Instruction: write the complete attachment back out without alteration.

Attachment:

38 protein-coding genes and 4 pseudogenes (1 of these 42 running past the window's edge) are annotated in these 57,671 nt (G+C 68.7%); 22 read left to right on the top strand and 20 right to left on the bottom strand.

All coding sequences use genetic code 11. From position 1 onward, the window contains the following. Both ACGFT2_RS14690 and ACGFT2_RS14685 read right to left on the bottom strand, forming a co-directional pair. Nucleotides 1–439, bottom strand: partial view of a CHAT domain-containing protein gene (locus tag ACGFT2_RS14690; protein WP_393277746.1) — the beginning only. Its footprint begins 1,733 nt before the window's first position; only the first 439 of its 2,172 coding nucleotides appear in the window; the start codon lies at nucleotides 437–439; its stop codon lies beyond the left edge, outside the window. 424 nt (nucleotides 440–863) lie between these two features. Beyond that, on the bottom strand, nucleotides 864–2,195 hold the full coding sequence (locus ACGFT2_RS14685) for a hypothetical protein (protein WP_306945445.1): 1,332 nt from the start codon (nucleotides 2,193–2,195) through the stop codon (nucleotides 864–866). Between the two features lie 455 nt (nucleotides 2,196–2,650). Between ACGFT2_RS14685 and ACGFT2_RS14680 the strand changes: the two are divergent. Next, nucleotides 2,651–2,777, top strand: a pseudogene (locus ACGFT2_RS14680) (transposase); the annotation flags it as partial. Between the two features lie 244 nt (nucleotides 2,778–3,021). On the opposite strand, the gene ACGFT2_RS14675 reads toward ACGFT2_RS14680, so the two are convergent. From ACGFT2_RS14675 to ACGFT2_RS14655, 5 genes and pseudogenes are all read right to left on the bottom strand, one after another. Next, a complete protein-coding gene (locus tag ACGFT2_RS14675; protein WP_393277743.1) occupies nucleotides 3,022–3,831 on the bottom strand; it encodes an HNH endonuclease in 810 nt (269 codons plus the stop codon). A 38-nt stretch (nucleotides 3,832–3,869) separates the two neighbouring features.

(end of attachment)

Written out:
38 protein-coding genes and 4 pseudogenes (1 of these 42 running past the window's edge) are annotated in these 57,671 nt (G+C 68.7%); 22 read left to right on the top strand and 20 right to left on the bottom strand.

All coding sequences use genetic code 11. From position 1 onward, the window contains the following. Both ACGFT2_RS14690 and ACGFT2_RS14685 read right to left on the bottom strand, forming a co-directional pair. Nucleotides 1–439, bottom strand: partial view of a CHAT domain-containing protein gene (locus tag ACGFT2_RS14690; protein WP_393277746.1) — the beginning only. Its footprint begins 1,733 nt before the window's first position; only the first 439 of its 2,172 coding nucleotides appear in the window; the start codon lies at nucleotides 437–439; its stop codon lies beyond the left edge, outside the window. 424 nt (nucleotides 440–863) lie between these two features. Beyond that, on the bottom strand, nucleotides 864–2,195 hold the full coding sequence (locus ACGFT2_RS14685) for a hypothetical protein (protein WP_306945445.1): 1,332 nt from the start codon (nucleotides 2,193–2,195) through the stop codon (nucleotides 864–866). Between the two features lie 455 nt (nucleotides 2,196–2,650). Between ACGFT2_RS14685 and ACGFT2_RS14680 the strand changes: the two are divergent. Next, nucleotides 2,651–2,777, top strand: a pseudogene (locus ACGFT2_RS14680) (transposase); the annotation flags it as partial. Between the two features lie 244 nt (nucleotides 2,778–3,021). On the opposite strand, the gene ACGFT2_RS14675 reads toward ACGFT2_RS14680, so the two are convergent. From ACGFT2_RS14675 to ACGFT2_RS14655, 5 genes and pseudogenes are all read right to left on the bottom strand, one after another. Next, a complete protein-coding gene (locus tag ACGFT2_RS14675; protein WP_393277743.1) occupies nucleotides 3,022–3,831 on the bottom strand; it encodes an HNH endonuclease in 810 nt (269 codons plus the stop codon). A 38-nt stretch (nucleotides 3,832–3,869) separates the two neighbouring features.